Annals of Tropical Medicine and Public Health

ORIGINAL ARTICLE
Year
: 2015  |  Volume : 8  |  Issue : 6  |  Page : 262--266

Acute viral encephalitis clinical features and outcome: Experience from a tertiary center of North India


Sukriti Kumar1, Alok Kumar Pandey2, Manish Gutch3, Syed Mohd Razi3, Abhinav Gupta3, Nirdesh Jain2, Shobhit Shakya2, Keshav Kumar Gupta3 
1 Department of Radiodiagnosis, Sanjay Gandhi Post Graduate Institute of Medical Sciences, Lucknow, Uttar Pradesh, India
2 Department of Medicine, King George's Medical University, Lucknow, Uttar Pradesh, India
3 Deptartment of Endocrinology, Lala Lajpat Rai Memorial Medical College, Meerut, Uttar Pradesh, India

Correspondence Address:
Manish Gutch
D-15, Lala Lajpat Rai Memorial Medical College, Meerut - 250 004, Uttar Pradesh
India

Background: Acute viral encephalitis (AVE) is an unconscious state that either accompanies or follows a short febrile viral illness and is characterized by a diffuse and nonspecific brain insult manifested by the combination of coma, seizures, and decerebration and frequently results in delayed neurological deficit. Aim and Objective: To evaluate the clinical features and the outcomes of patients presenting with AVE. Materials and Methods: The patients presenting with AVE with serologically confirmed viral parameters were consecutively recruited from the department of medicine/neurology from a tertiary care center of Lucknow, Uttar Pradesh, India. These patients were then subjected to detailed clinical examination, laboratory examination, and radiological assessment. The modified Rankin Scale (mRS) was calculated at the time of discharge and after 1 month of follow-up. Results: One hundred and eight patients were diagnosed with AVE over a period of 2 years. The mean age of the patients of AVE was 28.97 ± 16.7 years. The most common complaints were fever (100%), headache (94.4%), and altered mental state (92.5%). Out of the 108 patients, Japanese encephalitis (JE) was the most common etiology followed by herpes simplex virus (HSV) encephalitis. Of the total number of patients, 27 died, 9 were diagnosed with JE, 4 with hematopoietic stem cell (HSC) encephalitis, 5 with miscellaneous group, and 11 with the nonspecific group of viral encephalitis (NSAVE). The mRS at discharge was <3 in 44 patients and >3 in 35 patients with AVE. After 1 month, mRS was <3 in 57 patients and >3 in 22 patients with AVE. Conclusion: In this study, JE meningitis was the leading cause of AVE followed by NSAVE and HSV encephalitis. The outcome in cases with AVE can be fatal or more disabling than other etiologies and prompt diagnosis and supportive care remain the backbone of treatment.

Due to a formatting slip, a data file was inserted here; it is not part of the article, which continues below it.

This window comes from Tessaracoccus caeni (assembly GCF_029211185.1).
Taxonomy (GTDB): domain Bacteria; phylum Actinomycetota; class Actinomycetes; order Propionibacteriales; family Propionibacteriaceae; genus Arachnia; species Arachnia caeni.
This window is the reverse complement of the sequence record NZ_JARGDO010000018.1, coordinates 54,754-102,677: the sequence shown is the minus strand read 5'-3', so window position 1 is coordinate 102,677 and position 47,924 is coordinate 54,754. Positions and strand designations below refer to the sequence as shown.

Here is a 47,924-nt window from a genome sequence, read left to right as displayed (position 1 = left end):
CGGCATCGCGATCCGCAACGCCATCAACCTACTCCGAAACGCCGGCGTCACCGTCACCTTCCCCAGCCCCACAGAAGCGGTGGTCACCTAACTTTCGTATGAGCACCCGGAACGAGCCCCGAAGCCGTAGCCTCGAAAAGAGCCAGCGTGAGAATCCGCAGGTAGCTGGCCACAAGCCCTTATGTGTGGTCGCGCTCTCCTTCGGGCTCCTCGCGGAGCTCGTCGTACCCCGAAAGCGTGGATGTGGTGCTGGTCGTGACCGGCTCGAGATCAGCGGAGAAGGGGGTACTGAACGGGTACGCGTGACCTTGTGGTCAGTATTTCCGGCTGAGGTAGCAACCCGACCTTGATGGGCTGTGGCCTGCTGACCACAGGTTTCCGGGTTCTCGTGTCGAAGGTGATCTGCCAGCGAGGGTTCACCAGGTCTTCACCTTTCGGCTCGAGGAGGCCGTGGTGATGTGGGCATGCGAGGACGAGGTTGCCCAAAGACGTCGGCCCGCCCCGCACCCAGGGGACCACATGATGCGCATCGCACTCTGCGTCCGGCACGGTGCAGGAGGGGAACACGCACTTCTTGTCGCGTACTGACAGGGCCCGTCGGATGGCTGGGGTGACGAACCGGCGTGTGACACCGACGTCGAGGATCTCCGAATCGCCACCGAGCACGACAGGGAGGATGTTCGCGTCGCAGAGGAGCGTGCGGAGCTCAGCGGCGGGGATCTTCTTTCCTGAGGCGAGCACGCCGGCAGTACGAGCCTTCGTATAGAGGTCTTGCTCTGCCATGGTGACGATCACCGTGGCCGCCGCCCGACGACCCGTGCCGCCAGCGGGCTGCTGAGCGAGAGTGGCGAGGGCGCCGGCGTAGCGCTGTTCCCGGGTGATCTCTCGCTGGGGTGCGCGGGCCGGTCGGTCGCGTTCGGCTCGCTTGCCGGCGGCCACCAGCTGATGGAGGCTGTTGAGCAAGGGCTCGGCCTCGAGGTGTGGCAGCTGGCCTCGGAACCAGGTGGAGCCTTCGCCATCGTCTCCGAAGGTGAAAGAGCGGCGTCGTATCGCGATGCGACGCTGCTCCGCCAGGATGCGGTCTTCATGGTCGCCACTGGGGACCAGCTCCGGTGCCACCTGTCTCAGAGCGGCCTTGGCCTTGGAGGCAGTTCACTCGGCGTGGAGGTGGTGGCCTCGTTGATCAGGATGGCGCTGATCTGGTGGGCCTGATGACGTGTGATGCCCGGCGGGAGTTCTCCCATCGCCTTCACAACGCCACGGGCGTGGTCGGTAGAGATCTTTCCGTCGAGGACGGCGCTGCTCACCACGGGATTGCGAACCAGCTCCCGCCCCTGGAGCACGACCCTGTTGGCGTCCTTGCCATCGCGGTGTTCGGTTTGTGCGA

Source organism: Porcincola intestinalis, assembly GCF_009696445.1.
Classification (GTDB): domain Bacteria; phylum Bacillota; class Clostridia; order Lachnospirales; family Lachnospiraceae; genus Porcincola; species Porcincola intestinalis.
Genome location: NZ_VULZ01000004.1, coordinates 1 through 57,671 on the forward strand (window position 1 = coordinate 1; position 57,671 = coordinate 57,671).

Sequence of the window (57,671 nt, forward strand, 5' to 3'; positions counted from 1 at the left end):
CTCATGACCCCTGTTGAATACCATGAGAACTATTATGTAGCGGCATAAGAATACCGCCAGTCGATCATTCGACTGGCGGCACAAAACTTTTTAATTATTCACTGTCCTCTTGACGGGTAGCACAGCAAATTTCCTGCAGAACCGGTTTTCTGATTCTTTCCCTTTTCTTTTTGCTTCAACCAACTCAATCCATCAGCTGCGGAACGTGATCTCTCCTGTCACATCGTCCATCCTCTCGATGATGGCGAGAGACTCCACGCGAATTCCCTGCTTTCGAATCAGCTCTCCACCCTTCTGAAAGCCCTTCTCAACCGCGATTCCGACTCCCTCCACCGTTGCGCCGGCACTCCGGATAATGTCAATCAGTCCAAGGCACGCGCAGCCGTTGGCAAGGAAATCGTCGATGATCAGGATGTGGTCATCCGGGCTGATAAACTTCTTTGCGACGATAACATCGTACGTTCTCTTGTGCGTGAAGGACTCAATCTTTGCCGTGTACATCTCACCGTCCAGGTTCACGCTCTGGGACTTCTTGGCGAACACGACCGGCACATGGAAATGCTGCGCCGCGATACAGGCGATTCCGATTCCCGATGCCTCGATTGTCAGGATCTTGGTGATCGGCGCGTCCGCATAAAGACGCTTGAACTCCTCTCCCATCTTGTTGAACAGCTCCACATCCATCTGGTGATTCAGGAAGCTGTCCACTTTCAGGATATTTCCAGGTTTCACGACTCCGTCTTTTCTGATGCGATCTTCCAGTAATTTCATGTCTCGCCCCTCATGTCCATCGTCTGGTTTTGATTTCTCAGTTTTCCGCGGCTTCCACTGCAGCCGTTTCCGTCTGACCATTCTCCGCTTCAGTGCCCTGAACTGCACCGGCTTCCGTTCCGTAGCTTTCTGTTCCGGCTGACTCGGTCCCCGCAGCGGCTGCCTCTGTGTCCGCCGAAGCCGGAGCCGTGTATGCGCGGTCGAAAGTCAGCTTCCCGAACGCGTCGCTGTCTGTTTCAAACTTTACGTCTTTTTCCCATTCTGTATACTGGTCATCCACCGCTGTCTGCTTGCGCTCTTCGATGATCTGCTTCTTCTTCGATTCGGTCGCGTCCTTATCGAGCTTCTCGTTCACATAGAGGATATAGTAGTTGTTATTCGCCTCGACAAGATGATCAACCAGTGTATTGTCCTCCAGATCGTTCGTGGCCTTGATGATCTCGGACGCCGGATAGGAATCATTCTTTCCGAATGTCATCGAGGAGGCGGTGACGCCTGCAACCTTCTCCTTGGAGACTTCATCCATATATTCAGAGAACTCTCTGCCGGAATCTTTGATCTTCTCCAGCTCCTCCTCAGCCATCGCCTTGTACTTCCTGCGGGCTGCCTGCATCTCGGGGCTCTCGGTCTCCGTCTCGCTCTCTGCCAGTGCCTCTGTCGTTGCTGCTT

How to cite this article:
Kumar S, Pandey AK, Gutch M, Razi SM, Gupta A, Jain N, Shakya S, Gupta KK. Acute viral encephalitis clinical features and outcome: Experience from a tertiary center of North India.Ann Trop Med Public Health 2015;8:262-266


How to cite this URL:
Kumar S, Pandey AK, Gutch M, Razi SM, Gupta A, Jain N, Shakya S, Gupta KK. Acute viral encephalitis clinical features and outcome: Experience from a tertiary center of North India. Ann Trop Med Public Health [serial online] 2015 [cited 2019 Dec 15 ];8:262-266
Available from: http://www.atmph.org/article.asp?issn=1755-6783;year=2015;volume=8;issue=6;spage=262;epage=266;aulast=Kumar;type=0